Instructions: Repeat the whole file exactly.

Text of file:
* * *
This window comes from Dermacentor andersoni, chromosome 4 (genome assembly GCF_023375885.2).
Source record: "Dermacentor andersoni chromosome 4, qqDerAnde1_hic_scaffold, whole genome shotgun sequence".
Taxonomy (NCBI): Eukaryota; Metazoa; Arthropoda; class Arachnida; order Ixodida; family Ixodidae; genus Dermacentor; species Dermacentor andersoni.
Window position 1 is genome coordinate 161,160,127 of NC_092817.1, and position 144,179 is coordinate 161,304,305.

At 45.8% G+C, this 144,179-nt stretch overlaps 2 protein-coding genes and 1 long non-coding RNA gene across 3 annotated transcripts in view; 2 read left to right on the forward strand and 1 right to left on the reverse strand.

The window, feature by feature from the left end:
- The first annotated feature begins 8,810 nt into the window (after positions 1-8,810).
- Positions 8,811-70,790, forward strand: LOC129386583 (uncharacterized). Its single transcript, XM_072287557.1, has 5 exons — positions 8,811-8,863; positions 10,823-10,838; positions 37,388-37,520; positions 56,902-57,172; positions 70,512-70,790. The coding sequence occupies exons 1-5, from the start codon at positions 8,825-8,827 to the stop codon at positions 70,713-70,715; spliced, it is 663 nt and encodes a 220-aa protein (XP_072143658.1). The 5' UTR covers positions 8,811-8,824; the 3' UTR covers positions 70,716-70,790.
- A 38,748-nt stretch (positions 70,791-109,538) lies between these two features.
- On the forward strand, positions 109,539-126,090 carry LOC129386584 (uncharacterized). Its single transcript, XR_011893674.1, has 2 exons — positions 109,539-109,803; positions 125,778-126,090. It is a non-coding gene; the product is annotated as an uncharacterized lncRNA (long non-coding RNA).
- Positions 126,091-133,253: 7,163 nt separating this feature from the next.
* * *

This window comes from Dermacentor andersoni, chromosome 4 (genome assembly GCF_023375885.2).
Source record: "Dermacentor andersoni chromosome 4, qqDerAnde1_hic_scaffold, whole genome shotgun sequence".
Taxonomy (NCBI): Eukaryota; Metazoa; Arthropoda; class Arachnida; order Ixodida; family Ixodidae; genus Dermacentor; species Dermacentor andersoni.
Window position 1 is genome coordinate 161,160,127 of NC_092817.1, and position 144,179 is coordinate 161,304,305.

At 45.8% G+C, this 144,179-nt stretch overlaps 2 protein-coding genes and 1 long non-coding RNA gene across 3 annotated transcripts in view; 2 read left to right on the forward strand and 1 right to left on the reverse strand.

The window, feature by feature from the left end:
- The first annotated feature begins 8,810 nt into the window (after positions 1-8,810).
- Positions 8,811-70,790, forward strand: LOC129386583 (uncharacterized). Its single transcript, XM_072287557.1, has 5 exons — positions 8,811-8,863; positions 10,823-10,838; positions 37,388-37,520; positions 56,902-57,172; positions 70,512-70,790. The coding sequence occupies exons 1-5, from the start codon at positions 8,825-8,827 to the stop codon at positions 70,713-70,715; spliced, it is 663 nt and encodes a 220-aa protein (XP_072143658.1). The 5' UTR covers positions 8,811-8,824; the 3' UTR covers positions 70,716-70,790.
- A 38,748-nt stretch (positions 70,791-109,538) lies between these two features.
- On the forward strand, positions 109,539-126,090 carry LOC129386584 (uncharacterized). Its single transcript, XR_011893674.1, has 2 exons — positions 109,539-109,803; positions 125,778-126,090. It is a non-coding gene; the product is annotated as an uncharacterized lncRNA (long non-coding RNA).
- Positions 126,091-133,253: 7,163 nt separating this feature from the next.